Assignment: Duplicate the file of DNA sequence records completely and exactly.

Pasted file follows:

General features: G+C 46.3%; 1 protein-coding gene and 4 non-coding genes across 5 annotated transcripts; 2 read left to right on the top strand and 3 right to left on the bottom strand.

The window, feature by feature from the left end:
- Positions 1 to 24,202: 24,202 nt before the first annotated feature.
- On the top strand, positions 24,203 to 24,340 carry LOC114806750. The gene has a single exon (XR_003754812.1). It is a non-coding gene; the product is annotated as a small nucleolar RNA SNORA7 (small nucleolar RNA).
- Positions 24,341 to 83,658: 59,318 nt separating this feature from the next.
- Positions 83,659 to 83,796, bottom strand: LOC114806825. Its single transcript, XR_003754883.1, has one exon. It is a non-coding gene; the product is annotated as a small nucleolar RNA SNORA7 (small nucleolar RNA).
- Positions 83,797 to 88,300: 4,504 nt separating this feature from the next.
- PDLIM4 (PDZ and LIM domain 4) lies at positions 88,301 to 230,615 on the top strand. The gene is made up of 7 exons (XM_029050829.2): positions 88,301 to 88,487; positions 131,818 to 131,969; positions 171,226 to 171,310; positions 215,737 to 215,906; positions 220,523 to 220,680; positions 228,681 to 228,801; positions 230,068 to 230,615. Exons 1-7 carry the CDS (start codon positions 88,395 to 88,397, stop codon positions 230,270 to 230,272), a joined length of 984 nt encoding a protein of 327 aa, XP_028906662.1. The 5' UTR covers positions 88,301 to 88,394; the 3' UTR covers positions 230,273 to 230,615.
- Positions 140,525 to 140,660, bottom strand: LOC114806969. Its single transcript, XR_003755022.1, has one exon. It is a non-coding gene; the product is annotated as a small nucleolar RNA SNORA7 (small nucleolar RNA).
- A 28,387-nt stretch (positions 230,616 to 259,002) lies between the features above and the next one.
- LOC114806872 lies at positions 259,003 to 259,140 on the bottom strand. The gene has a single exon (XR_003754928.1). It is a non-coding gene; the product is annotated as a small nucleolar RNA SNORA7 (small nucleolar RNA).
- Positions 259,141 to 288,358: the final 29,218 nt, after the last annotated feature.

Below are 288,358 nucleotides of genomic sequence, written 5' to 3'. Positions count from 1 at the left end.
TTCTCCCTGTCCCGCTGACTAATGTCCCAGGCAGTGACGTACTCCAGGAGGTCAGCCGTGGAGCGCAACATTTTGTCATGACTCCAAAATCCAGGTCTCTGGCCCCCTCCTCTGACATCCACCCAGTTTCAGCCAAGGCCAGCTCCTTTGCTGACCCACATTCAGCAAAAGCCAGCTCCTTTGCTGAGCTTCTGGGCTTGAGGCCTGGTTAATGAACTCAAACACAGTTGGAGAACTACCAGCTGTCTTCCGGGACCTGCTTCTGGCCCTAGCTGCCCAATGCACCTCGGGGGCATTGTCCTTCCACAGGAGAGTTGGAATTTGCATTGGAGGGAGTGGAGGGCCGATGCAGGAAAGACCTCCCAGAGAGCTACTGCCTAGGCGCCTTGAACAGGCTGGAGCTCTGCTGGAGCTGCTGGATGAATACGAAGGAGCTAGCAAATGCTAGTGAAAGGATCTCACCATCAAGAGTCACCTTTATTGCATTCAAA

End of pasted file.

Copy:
General features: G+C 46.3%; 1 protein-coding gene and 4 non-coding genes across 5 annotated transcripts; 2 read left to right on the top strand and 3 right to left on the bottom strand.

The window, feature by feature from the left end:
- Positions 1 to 24,202: 24,202 nt before the first annotated feature.
- On the top strand, positions 24,203 to 24,340 carry LOC114806750. The gene has a single exon (XR_003754812.1). It is a non-coding gene; the product is annotated as a small nucleolar RNA SNORA7 (small nucleolar RNA).
- Positions 24,341 to 83,658: 59,318 nt separating this feature from the next.
- Positions 83,659 to 83,796, bottom strand: LOC114806825. Its single transcript, XR_003754883.1, has one exon. It is a non-coding gene; the product is annotated as a small nucleolar RNA SNORA7 (small nucleolar RNA).
- Positions 83,797 to 88,300: 4,504 nt separating this feature from the next.
- PDLIM4 (PDZ and LIM domain 4) lies at positions 88,301 to 230,615 on the top strand. The gene is made up of 7 exons (XM_029050829.2): positions 88,301 to 88,487; positions 131,818 to 131,969; positions 171,226 to 171,310; positions 215,737 to 215,906; positions 220,523 to 220,680; positions 228,681 to 228,801; positions 230,068 to 230,615. Exons 1-7 carry the CDS (start codon positions 88,395 to 88,397, stop codon positions 230,270 to 230,272), a joined length of 984 nt encoding a protein of 327 aa, XP_028906662.1. The 5' UTR covers positions 88,301 to 88,394; the 3' UTR covers positions 230,273 to 230,615.
- Positions 140,525 to 140,660, bottom strand: LOC114806969. Its single transcript, XR_003755022.1, has one exon. It is a non-coding gene; the product is annotated as a small nucleolar RNA SNORA7 (small nucleolar RNA).
- A 28,387-nt stretch (positions 230,616 to 259,002) lies between the features above and the next one.
- LOC114806872 lies at positions 259,003 to 259,140 on the bottom strand. The gene has a single exon (XR_003754928.1). It is a non-coding gene; the product is annotated as a small nucleolar RNA SNORA7 (small nucleolar RNA).
- Positions 259,141 to 288,358: the final 29,218 nt, after the last annotated feature.

Below are 288,358 nucleotides of genomic sequence, written 5' to 3'. Positions count from 1 at the left end.
TTCTCCCTGTCCCGCTGACTAATGTCCCAGGCAGTGACGTACTCCAGGAGGTCAGCCGTGGAGCGCAACATTTTGTCATGACTCCAAAATCCAGGTCTCTGGCCCCCTCCTCTGACATCCACCCAGTTTCAGCCAAGGCCAGCTCCTTTGCTGACCCACATTCAGCAAAAGCCAGCTCCTTTGCTGAGCTTCTGGGCTTGAGGCCTGGTTAATGAACTCAAACACAGTTGGAGAACTACCAGCTGTCTTCCGGGACCTGCTTCTGGCCCTAGCTGCCCAATGCACCTCGGGGGCATTGTCCTTCCACAGGAGAGTTGGAATTTGCATTGGAGGGAGTGGAGGGCCGATGCAGGAAAGACCTCCCAGAGAGCTACTGCCTAGGCGCCTTGAACAGGCTGGAGCTCTGCTGGAGCTGCTGGATGAATACGAAGGAGCTAGCAAATGCTAGTGAAAGGATCTCACCATCAAGAGTCACCTTTATTGCATTCAAA